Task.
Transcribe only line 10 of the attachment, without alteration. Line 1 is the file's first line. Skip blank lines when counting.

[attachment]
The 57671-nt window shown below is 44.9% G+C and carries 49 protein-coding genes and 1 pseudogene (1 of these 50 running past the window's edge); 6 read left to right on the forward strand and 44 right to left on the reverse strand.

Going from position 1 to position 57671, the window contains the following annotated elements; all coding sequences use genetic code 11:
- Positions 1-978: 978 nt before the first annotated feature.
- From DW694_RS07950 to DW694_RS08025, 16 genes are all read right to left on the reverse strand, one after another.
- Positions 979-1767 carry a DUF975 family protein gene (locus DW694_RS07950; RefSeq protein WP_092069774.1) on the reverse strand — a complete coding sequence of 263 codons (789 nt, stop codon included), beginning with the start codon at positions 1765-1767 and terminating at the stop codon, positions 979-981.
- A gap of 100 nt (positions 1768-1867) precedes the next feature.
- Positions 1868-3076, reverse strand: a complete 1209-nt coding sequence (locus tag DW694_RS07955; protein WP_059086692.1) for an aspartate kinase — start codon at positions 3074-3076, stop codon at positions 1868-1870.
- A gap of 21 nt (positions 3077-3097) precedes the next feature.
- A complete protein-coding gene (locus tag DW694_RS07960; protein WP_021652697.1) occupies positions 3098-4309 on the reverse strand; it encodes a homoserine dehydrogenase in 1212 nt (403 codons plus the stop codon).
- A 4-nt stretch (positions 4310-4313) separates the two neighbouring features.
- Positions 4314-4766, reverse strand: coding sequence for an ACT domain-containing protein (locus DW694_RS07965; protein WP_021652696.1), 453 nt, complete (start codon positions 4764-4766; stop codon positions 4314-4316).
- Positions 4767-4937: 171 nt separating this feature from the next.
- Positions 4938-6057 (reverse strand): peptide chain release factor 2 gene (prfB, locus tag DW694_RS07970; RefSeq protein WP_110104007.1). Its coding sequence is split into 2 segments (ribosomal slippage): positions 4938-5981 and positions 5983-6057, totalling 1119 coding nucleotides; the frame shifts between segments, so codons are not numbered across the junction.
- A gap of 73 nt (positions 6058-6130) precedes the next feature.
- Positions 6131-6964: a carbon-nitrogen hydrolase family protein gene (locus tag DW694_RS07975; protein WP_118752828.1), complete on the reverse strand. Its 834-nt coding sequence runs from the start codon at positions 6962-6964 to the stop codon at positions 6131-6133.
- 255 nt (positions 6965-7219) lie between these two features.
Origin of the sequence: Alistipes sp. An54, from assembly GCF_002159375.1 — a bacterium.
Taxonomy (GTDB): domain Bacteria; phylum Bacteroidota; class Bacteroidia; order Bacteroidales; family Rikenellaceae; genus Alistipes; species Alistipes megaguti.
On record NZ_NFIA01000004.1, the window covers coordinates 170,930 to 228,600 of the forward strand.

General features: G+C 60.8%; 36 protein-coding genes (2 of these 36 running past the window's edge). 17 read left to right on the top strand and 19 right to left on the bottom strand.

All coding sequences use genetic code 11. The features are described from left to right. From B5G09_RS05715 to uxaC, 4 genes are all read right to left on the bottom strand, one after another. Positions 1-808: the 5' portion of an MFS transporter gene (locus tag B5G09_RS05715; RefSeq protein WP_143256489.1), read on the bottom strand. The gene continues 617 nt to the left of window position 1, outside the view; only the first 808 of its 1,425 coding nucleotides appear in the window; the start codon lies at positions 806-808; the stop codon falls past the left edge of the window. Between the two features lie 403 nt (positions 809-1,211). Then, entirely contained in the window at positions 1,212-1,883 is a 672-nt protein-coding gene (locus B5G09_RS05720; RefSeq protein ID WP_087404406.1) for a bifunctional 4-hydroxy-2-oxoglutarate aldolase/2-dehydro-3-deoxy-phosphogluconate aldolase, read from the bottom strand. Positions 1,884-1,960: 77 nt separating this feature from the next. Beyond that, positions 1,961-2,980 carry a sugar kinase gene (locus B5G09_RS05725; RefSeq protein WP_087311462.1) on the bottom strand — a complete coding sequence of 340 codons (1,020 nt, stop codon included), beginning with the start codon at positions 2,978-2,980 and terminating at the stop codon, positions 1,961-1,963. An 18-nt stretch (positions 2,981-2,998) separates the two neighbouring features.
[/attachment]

- A 4-nt stretch (positions 4310-4313) separates the two neighbouring features.